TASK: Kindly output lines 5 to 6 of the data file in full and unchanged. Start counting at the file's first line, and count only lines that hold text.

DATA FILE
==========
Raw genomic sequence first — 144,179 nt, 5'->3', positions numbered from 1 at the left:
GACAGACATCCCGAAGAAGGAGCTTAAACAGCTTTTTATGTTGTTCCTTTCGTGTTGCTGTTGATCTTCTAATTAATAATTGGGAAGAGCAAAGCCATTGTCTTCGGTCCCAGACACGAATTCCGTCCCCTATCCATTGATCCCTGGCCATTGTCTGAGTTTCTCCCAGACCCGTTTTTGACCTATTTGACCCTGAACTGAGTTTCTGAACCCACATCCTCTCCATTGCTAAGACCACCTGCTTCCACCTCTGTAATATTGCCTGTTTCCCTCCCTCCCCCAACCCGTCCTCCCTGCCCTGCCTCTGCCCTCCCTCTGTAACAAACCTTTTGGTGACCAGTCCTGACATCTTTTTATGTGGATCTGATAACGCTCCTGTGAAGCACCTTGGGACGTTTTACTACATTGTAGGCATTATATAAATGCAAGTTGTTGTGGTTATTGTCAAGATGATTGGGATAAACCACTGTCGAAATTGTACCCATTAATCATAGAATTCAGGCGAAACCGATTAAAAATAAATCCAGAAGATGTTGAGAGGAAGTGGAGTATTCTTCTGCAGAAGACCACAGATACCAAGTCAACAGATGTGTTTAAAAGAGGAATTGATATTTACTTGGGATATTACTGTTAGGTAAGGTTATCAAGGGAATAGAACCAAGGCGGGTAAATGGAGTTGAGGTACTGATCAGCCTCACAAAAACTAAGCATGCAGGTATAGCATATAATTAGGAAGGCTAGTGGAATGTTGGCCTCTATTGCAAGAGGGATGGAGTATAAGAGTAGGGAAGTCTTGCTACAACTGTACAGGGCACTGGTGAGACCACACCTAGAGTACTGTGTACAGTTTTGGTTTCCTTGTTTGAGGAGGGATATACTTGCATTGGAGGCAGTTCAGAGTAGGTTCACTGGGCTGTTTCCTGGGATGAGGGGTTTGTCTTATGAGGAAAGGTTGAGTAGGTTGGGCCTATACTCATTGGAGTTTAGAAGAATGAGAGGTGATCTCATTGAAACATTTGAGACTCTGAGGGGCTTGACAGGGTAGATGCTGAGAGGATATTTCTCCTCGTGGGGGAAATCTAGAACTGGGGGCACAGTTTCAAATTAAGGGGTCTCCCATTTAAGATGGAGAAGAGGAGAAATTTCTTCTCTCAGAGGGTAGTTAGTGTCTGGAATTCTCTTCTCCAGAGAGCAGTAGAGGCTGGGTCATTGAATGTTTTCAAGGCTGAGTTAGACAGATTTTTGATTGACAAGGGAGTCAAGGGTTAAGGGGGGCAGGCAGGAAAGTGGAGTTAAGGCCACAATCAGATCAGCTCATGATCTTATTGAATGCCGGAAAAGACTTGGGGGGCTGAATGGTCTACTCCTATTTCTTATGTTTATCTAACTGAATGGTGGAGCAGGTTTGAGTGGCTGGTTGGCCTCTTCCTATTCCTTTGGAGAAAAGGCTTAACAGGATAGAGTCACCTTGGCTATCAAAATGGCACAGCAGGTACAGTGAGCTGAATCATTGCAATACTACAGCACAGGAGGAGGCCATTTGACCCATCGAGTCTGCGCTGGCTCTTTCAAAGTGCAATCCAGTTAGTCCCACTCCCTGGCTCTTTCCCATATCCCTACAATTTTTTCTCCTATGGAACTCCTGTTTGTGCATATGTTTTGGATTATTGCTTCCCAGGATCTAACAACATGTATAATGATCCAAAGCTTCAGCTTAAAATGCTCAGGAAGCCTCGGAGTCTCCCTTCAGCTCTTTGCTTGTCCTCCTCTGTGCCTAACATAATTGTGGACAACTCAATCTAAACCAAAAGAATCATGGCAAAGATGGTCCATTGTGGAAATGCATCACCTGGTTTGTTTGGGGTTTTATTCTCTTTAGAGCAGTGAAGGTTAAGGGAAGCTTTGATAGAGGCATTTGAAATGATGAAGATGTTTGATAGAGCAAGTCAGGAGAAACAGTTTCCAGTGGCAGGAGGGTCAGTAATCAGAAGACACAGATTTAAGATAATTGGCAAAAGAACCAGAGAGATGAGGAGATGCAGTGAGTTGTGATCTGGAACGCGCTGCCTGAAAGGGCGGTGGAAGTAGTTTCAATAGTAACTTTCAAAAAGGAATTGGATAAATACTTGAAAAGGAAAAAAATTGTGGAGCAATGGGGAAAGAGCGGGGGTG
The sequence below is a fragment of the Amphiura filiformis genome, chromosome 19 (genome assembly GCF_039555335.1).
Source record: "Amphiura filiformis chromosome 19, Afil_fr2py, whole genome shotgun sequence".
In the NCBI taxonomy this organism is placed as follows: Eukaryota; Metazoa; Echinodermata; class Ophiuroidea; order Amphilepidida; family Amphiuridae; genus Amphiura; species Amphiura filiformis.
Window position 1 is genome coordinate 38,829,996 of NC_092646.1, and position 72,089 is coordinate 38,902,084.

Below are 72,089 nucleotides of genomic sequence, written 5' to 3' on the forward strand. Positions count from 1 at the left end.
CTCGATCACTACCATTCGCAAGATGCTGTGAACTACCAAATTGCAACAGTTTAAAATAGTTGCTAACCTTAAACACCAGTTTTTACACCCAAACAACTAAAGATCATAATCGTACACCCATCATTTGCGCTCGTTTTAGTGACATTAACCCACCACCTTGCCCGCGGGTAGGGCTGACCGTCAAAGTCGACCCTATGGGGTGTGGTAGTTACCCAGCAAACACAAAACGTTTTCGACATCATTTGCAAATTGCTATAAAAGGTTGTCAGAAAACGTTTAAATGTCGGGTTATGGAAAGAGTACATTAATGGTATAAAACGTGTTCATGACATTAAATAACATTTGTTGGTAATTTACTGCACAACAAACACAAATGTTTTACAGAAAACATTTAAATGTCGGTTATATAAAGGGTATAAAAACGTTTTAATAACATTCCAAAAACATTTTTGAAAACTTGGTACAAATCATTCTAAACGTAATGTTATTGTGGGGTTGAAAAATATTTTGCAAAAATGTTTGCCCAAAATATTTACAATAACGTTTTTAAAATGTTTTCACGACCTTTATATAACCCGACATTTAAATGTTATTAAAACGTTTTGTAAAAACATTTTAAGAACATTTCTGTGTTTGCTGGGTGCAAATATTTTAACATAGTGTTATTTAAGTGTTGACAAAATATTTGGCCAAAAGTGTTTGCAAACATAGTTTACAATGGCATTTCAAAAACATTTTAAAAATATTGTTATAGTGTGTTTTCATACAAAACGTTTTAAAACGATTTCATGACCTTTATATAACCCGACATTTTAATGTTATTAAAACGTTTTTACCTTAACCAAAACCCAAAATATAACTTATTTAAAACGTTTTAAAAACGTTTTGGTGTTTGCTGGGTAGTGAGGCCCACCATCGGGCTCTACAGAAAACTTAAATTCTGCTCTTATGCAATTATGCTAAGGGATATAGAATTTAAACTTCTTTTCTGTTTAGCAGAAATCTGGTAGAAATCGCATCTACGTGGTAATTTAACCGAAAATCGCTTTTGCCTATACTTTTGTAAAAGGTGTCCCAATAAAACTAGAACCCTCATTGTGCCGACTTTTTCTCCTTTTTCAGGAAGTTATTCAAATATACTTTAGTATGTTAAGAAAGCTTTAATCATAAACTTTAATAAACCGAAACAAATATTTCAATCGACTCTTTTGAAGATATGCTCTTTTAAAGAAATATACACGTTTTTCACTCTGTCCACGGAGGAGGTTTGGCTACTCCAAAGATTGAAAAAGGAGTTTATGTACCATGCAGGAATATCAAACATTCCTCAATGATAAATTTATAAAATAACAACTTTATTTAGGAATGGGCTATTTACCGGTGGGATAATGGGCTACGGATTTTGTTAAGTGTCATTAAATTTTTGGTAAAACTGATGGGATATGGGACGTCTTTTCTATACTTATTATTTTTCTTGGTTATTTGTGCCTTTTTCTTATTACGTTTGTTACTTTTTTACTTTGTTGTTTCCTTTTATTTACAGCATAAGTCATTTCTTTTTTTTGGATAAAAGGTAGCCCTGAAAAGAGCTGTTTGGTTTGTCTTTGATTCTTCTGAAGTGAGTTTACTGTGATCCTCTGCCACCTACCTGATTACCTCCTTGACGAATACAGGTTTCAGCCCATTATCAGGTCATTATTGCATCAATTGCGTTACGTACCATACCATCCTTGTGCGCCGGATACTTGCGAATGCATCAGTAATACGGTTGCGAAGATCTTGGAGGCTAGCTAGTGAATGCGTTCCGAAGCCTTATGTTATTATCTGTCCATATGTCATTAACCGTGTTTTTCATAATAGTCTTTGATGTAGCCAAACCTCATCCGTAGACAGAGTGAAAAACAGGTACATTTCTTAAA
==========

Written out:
In the NCBI taxonomy this organism is placed as follows: Eukaryota; Metazoa; Echinodermata; class Ophiuroidea; order Amphilepidida; family Amphiuridae; genus Amphiura; species Amphiura filiformis.
Window position 1 is genome coordinate 38,829,996 of NC_092646.1, and position 72,089 is coordinate 38,902,084.